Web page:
EXPLORATION

Curtin University uses new tool to examine world's oldest rocks

Researchers from Curtin University in Western Australia will develop a new fingerprinting tool capable of delving deeper into the Earth’s rock layers, in what it stated promises to be an important development for Australia’s mining and petroleum sectors

Staff reporter
A typical dyke in southwestern Yilgarn craton. Photo: Yebo Liu

A typical dyke in southwestern Yilgarn craton. Photo: Yebo Liu

The research will enhance industry's understanding of the Earth's sedimentary rocks by investigating case studies at the Yilgarn Craton, Australia's premier gold and nickel province spanning from Meekatharra to WA's southwest including Kalgoorlie, as well as the Canning Basin, located in the Kimberley, and the Northern Carnarvon Basin.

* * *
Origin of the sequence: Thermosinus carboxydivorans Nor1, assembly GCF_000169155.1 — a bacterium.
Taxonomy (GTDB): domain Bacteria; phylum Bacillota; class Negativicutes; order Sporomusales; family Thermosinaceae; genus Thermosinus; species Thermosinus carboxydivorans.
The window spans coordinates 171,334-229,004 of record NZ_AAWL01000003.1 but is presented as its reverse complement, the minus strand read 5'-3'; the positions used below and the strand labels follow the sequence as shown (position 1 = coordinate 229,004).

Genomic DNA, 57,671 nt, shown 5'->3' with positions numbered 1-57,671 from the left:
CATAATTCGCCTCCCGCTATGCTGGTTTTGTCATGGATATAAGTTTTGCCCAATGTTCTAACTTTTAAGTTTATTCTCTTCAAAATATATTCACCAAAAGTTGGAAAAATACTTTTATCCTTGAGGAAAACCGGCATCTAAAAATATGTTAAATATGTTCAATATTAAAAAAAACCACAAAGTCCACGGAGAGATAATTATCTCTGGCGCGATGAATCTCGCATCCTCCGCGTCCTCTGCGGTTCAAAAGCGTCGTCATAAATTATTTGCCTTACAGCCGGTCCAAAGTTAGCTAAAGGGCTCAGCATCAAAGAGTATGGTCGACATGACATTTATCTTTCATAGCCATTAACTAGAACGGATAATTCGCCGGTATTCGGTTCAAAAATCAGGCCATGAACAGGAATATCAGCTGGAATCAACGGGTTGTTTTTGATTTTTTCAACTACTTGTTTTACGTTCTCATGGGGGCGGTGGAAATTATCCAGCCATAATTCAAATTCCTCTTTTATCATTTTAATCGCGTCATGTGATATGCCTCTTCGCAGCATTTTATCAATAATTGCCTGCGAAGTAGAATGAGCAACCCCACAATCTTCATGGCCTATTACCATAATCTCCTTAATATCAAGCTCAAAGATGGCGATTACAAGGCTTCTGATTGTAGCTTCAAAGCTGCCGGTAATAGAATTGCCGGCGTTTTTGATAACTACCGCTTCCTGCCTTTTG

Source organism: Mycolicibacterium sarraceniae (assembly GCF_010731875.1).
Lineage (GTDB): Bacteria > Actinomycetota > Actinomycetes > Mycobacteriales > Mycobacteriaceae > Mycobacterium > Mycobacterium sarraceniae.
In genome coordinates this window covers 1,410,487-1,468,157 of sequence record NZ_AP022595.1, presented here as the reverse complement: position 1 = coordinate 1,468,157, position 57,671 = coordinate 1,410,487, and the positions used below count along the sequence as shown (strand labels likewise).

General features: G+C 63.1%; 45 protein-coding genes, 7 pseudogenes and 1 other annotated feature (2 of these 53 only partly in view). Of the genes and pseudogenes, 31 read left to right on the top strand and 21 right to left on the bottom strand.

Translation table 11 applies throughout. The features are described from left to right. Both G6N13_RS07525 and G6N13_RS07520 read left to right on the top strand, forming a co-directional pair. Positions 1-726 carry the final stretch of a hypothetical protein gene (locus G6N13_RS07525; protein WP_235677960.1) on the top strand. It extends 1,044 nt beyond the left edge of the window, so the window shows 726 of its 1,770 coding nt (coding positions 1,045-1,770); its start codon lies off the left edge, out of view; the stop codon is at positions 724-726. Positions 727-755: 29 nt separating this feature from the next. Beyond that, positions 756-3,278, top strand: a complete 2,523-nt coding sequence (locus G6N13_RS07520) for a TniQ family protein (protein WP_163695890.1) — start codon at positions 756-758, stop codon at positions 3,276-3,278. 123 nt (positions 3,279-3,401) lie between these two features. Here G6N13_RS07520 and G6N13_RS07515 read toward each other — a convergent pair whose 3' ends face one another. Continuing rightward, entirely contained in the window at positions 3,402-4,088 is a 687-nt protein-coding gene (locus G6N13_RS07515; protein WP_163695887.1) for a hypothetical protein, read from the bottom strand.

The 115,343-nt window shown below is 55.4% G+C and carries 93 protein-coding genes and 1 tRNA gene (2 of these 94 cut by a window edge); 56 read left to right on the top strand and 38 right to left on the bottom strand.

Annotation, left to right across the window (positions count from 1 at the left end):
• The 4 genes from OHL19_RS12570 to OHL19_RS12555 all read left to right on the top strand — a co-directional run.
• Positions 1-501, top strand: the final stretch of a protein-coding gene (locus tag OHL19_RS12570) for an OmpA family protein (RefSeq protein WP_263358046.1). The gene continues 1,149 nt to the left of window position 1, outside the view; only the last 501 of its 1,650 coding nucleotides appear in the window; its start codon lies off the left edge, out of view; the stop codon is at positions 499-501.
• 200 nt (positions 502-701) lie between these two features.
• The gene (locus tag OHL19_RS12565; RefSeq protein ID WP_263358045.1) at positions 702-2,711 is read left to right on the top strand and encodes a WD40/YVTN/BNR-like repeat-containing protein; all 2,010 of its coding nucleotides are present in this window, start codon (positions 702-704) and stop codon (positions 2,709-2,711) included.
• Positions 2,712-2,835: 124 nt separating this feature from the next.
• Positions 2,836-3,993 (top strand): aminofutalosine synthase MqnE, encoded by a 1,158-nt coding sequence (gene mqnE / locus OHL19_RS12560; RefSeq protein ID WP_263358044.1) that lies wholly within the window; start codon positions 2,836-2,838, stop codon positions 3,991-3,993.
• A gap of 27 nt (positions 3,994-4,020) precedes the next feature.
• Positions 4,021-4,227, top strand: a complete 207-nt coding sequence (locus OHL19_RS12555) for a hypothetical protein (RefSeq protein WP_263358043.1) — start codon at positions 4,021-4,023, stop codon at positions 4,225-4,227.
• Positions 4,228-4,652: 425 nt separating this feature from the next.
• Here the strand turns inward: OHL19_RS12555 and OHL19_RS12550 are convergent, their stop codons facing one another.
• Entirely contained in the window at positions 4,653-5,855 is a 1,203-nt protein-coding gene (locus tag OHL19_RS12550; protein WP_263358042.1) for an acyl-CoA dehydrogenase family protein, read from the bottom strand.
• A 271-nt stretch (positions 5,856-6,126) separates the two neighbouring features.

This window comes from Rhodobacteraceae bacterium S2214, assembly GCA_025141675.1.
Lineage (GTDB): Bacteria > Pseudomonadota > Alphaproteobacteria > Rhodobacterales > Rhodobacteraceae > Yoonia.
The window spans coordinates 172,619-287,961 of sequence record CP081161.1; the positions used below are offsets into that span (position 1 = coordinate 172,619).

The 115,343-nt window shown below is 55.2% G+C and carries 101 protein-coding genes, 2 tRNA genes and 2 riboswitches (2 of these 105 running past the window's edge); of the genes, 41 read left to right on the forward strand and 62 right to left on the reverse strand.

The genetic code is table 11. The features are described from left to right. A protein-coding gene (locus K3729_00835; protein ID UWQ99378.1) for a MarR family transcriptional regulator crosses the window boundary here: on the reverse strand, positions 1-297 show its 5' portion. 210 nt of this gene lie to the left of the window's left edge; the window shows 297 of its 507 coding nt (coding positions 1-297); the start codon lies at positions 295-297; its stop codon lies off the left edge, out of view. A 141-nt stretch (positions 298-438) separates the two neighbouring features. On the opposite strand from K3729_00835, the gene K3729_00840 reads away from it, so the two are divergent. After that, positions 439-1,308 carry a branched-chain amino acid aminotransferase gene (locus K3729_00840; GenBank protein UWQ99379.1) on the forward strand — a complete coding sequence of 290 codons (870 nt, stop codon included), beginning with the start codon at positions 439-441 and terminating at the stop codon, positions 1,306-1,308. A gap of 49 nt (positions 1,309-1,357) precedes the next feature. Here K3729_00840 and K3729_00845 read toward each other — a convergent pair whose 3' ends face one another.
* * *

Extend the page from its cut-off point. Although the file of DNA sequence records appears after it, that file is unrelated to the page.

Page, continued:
The project secured A$352,000 (US$250,000) from the Australian Research Council's Linkage Project scheme as part of the latest funding announcement

Professor Garry Allison, Curtin University acting deputy vice-chancellor, research, said that the research had potentially important implications for the mining and petroleum sectors.

He added: "Western Australia's mineral and petroleum exports are major contributors to the Australian economy, but in recent years the number of significant discoveries has fallen and those that have been identified tend to be at greater depths. This new research will develop a new fingerprinting tool capable of shedding more light on some of the world's oldest rocks with the aim of helping Australian mining and petroleum explorers to uncover major new mineral and hydrocarbon deposits."

The state-wide isotope-based research project will be led by Associate Professor Chris Kirkland and Professor Chris Elders, both from the School of Earth and Planetary Sciences at Curtin University.

Curtin University researchers will work with Northern Star Resources and the Geological Survey of Western Australia, within the Department of Mines, Industry Regulation and Safety, on the project.

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